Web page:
the CoEvolve project kicks off

A quest to study the coevolution of Life with our Planet

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CoEvolve, the European Research Council funded project, led by microbiologist Donato Giovannelli, has officially taken off. It uses microorganisms collected in extreme environments of our planet to better understand how Earth and Life evolved together.

When we look at our planet we tend to think that geology is an unstoppable force that shapes continents and oceans, and life is adapting to these changes and evolving to keep up. This is true most of the time, but there have been several/many occasions during our planet’s history in which the evolution of certain biological processes or organisms has greatly influenced the geology, mineralogy and ultimately the evolutionary trajectory of Earth.

Reality is that our planet and life have coevolved over time, influencing each other for over 4 billion years. It is akin to a delicate dance in which life and Earthwork together to maintain planetary habitability and support life itself. Despite this, the extent of coevolution, and it’s driving forces, is a field of science that is largely unexplored.

Funded with a 2.1 million Euro grant from the European Research Council (ERC Starting Grant 2020), the CoEvolve project aims at understanding how life, in particular microorganisms, and the planet have coevolved over time by focusing on the role of metals.

Microorganisms are fundamental for the functioning of the planet and have been the driving force in cycling nutrients and elements since the origin of life on this planet. To control nutrient and element cycling, microorganisms use a complex set of proteins that contain metals at their core used to efficiently control chemical reactions. Because of this relationship, metals and trace elements are crucial for life. At the heart of the CoEvolve project is the idea that the availability of these metals can control what type of chemical reaction the microbes can access, ultimately influencing nutrient and element cycling. The availability of metals has dramatically changed during the history of our planet, largely because of the change in oxygen concentrations in the atmosphere. So metals might have controlled to a certain extent the evolution of microbial life itself. The CoEvolve project uses microorganisms collected in extreme environments of our planet to better understand the relationship between metal availability and microbial metabolism. Metal concentrations in extreme environments can change considerably in response to the changing physical and chemical conditions such as temperature, ph, salinity and geological settings. By focusing on extreme environments the project will have higher chances of identifying meaningful relationships. A selection of diverse environments, from the highlands of Chile, to the Norwegian Arctic, will be sampled in the next 5 years.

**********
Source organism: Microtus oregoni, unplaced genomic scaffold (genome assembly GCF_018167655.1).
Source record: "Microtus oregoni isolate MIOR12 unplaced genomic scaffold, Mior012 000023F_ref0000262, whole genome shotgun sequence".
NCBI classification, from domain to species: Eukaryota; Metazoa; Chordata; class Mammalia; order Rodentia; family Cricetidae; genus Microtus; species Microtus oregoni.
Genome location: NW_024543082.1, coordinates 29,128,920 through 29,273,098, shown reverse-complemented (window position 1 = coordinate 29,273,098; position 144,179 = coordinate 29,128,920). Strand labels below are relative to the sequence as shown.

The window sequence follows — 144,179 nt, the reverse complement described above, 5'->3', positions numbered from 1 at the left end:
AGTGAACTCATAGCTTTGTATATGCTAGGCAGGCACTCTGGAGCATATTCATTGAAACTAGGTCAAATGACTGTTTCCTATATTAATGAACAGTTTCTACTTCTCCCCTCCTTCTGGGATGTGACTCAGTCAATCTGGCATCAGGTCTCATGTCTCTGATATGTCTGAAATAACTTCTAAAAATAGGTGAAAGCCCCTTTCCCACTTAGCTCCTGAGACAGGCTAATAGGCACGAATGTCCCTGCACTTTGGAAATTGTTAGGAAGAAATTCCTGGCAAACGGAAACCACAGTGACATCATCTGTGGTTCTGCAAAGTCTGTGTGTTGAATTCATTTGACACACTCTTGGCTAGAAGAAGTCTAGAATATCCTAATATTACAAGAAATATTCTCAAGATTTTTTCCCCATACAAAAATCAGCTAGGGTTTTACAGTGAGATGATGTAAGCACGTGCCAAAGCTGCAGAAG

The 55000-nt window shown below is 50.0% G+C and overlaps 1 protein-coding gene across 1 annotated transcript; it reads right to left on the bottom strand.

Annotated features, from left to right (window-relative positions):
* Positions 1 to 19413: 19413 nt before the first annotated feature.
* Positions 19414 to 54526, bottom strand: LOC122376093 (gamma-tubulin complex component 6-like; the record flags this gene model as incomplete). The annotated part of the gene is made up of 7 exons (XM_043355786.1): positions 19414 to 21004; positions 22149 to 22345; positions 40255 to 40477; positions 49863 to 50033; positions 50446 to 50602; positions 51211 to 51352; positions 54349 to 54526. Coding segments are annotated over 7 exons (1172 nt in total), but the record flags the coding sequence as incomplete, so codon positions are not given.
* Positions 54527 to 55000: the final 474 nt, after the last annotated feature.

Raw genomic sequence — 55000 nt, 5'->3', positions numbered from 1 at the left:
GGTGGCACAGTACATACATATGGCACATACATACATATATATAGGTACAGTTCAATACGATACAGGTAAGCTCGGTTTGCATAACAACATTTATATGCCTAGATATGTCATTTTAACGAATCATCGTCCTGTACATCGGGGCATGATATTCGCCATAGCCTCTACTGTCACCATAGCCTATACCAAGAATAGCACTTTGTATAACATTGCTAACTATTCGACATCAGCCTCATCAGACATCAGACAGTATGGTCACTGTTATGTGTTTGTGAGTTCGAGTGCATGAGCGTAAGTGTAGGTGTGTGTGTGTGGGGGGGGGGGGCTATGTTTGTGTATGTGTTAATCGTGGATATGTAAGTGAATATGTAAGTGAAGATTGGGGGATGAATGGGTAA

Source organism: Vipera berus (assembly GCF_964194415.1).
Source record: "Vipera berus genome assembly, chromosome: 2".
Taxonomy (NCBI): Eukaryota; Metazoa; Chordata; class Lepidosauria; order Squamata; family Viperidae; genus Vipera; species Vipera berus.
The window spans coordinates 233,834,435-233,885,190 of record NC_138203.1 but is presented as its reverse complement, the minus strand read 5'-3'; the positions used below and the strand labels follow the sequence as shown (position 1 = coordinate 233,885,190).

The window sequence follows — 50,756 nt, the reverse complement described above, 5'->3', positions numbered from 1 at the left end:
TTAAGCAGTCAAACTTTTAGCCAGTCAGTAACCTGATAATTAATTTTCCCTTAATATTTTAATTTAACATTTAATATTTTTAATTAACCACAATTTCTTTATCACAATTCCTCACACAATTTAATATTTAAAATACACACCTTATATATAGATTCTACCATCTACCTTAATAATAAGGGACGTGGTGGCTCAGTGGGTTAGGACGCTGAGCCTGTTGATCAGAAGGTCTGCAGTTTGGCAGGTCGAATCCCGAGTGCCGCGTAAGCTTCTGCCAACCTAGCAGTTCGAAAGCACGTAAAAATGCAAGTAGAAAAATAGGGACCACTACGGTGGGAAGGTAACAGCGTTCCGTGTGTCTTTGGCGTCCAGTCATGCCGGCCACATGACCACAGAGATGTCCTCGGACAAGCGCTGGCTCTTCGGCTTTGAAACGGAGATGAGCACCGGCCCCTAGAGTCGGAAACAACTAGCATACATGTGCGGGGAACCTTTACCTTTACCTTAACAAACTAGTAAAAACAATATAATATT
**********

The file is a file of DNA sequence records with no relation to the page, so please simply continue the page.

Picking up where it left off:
The Principal Investigator Donato Giovannelli is assembling a team of talented early career scientists with diverse backgrounds to tackle the multidisciplinary nature of the CoEvolve project that requires expertise in microbiology, molecular biology, geochemistry, geology, planetary science and big data. The first phase of the project is currently underway, with the set up of a new geo-bio laboratory at the University of Naples Federico II, and soon the team will be heading to the field for the first of its numerous expeditions. The project might change the way we understand and interact with the microbial world, opening new venues in diverse fields such as bioremediation, biotechnology and human microbiome research and might even change the way we search for life in the Universe.

Tag along for this exciting project following the news on the coevolve website ( and on social media by following the hashtag #GIOVANNELLILAB and the handles of the CoEvolve team members.